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Fleming: We Value All Investors, Great And Small


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FLEMING: WE VALUE ALL INVESTORS, GREAT AND SMALL

In "Don't squelch the small shareholder" (News: Analysis & Commentary, Dec. 29/Jan. 5), I hope it was clear that, at Fleming, we value the views of all shareholders--as well as those of all our customers, large and small.

My point was that health, environmental, and human rights activists and others are known to take small stakes in public companies as a way of advancing their agenda. In a similar manner, it should be evident that when the Teamsters union, which has a number of collective bargaining agreements with Fleming, holds a nominal number of our shares, their primary agenda is certainly something other than the altruistic pursuit of good corporate governance.

The challenge facing Corporate America--and facing all shareholders, large and small--is how to deal with the activism of shareholders whose purpose in holding a limited number of shares is ultimately aimed at objectives that can negatively affect the economic health of the company and the interests of all shareholders. However much some may applaud what the Teamsters accomplished from their base of 65 shares, no one should mistake their principal intentions--which we believe involve an ulterior motive that has nothing to do with shareholders' rights.

Robert E. Stauth

Chairman & CEO

Fleming Cos.

Oklahoma CityReturn to top

LET KOREA'S TROUBLES RUN THEIR COURSE

Your interview with Michel Camdessus, managing director of the International Monetary Fund, highlights three problems that many Americans have with the current IMF activity in Asia ("A chat with Camdessus," International Business, Dec. 29/Jan. 5).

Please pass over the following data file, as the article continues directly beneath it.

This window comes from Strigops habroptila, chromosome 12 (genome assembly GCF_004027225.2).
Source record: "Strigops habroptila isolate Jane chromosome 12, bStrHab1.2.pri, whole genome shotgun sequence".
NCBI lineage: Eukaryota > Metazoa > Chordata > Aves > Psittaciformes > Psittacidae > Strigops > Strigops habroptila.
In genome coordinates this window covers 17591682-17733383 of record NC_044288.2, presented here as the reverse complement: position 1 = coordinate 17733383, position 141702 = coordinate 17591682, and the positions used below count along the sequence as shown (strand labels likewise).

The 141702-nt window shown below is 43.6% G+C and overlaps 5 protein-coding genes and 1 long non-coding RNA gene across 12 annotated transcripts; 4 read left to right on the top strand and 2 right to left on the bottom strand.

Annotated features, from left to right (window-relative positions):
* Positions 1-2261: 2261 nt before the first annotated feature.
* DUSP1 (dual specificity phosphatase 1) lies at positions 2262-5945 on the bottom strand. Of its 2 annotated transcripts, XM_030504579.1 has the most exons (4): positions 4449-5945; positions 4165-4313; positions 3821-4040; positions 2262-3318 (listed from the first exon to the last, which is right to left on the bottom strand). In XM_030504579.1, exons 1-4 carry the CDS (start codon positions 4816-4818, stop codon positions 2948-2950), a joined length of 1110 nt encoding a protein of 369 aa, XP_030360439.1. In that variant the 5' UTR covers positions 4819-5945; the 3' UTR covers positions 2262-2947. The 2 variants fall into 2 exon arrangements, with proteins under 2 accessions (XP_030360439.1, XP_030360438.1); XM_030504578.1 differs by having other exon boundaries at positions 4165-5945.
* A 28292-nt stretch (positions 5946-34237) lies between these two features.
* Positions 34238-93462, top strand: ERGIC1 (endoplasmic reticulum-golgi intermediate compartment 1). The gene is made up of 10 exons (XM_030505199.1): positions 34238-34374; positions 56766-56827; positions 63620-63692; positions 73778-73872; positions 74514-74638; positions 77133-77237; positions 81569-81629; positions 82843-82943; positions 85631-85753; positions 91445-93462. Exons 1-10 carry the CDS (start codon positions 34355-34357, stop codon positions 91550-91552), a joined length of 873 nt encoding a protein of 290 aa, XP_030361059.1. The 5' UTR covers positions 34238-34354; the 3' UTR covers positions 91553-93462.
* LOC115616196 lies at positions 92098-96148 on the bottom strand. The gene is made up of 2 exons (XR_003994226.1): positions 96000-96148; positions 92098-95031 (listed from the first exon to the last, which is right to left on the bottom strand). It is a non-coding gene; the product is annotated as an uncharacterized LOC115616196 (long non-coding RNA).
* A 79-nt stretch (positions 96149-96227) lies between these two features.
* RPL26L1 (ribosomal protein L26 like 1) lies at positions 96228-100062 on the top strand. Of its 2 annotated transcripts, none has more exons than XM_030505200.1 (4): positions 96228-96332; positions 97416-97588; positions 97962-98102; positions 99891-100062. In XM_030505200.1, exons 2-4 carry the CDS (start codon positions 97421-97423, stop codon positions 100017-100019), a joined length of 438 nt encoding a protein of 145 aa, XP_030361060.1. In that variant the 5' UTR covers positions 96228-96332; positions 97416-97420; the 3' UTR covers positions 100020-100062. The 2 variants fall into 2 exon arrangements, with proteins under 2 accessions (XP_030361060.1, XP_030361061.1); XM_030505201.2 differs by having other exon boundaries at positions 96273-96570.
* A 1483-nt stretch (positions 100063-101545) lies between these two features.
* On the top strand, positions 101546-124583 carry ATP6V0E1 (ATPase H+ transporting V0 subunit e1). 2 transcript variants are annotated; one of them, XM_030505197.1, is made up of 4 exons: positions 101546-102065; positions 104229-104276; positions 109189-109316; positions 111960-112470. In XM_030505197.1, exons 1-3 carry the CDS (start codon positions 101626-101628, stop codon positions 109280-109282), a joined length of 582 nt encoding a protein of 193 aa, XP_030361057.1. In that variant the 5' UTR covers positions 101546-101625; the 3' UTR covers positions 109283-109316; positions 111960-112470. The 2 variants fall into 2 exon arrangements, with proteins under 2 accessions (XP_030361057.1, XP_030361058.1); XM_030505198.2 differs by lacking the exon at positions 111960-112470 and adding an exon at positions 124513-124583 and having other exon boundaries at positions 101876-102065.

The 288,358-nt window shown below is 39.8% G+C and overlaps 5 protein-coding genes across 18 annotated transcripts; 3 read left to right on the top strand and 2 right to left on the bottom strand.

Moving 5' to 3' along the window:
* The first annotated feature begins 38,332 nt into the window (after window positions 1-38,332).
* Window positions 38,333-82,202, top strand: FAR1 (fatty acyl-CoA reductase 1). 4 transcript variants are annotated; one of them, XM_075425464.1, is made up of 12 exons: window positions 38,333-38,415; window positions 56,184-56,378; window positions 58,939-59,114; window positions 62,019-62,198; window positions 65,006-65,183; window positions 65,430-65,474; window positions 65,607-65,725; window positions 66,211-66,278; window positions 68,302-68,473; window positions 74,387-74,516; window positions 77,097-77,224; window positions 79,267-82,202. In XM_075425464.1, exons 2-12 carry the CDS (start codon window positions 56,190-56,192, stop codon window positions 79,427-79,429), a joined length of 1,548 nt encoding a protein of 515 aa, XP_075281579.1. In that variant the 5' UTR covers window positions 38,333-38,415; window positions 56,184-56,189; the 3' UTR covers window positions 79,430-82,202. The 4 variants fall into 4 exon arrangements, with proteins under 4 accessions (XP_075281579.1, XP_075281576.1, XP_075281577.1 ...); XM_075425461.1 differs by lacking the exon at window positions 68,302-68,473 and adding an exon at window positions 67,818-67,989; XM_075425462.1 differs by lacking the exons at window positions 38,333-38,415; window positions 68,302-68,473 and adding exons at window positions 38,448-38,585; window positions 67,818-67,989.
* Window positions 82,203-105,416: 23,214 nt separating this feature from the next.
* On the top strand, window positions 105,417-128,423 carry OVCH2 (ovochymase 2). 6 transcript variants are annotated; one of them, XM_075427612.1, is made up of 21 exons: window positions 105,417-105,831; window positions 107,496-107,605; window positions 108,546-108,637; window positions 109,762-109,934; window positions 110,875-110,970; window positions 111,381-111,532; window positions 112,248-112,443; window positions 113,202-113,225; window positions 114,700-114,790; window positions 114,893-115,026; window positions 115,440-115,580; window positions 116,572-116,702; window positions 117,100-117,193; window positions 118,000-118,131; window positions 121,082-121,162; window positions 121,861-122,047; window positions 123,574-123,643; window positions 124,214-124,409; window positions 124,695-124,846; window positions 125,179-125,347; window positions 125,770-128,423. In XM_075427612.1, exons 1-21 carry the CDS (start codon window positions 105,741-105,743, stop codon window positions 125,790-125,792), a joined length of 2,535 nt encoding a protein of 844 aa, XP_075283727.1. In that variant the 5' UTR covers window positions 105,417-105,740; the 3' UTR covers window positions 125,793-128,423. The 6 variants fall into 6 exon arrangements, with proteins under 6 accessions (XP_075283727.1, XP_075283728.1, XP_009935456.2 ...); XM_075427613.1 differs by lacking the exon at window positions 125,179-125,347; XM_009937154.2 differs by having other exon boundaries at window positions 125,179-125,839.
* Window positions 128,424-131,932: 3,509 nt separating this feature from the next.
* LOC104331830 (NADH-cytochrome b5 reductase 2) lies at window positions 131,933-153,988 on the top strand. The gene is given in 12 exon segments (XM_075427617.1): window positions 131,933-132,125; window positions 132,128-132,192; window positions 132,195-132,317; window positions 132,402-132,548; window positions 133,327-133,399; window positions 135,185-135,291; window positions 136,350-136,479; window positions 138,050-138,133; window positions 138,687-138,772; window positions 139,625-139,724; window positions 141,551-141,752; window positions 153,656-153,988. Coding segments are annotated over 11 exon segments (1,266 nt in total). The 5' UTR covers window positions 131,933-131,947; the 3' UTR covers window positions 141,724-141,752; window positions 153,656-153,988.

First, however well-intentioned they may be, interventionist activities worsen the inevitable. There is no way to tell where the Korean/IMF exercise will lead, but it is by no means guaranteed that a stronger Korea will emerge from this experience. This is not science, and the recent election of a perennial opposition leader as President throws a wild card into the equation.

Second, isn't the IMF action, in effect, simply ensuring that lenders will be more likely to make risky loans? What is to prevent lenders in the future from calculating IMF "insurance" in their decisions? The IMF action protects lenders who made bad decisions.

Finally, Camdessus says: "IMF money is not taxpayers' money; it's [from] the central banks of our members." With all due respect, it is our money.

I am heartbroken when I think of the difficulties that many Korean families are facing. But the IMF action may simply ensure that more people have to put up with these hardships for a longer time.

Dave Moody

Spencerport, N.Y.Return to top

GETTING ALL MIXED UP AT VIACOM'S THEME STORE

Your article on Viacom Inc.'s flagship theme store correctly reported the company's problems with its new theme store, but it misdiagnosed the ailment ("Hardly a household name," News: Analysis & Commentary, Dec. 22). Viacom is playing catch-up with Walt Disney Co. and Time Warner Inc., and it has a long way to go before the name Viacom is a household name.

But that's not the real problem. True, Viacom owns some of the best entertainment brands in the business, including MTV, Nickelodeon, VH-1, and Paramount. The seeds of retail disaster were sown when Viacom put all those strong brands under one roof.

Strong brands focus on customer segments with distinct identities and needs. When retailers appeal to multiple segments under one roof, they often lose. It happened to Taco Bell when it marketed a line of "healthy" fast foods (Border Lites) in restaurants aimed at kids. It happened to Levi Strauss & Co. when Dockers became such a hit with middle-age boomers that the company lost credibility with its core youth market.

Viacom's problem isn't its lack of a good corporate brand, but management's lack of insight into what makes its existing brands so valuable.

Jeffrey F. Rayport

Associate Professor

Graduate School of

Business Administration

Harvard University

BostonReturn to top


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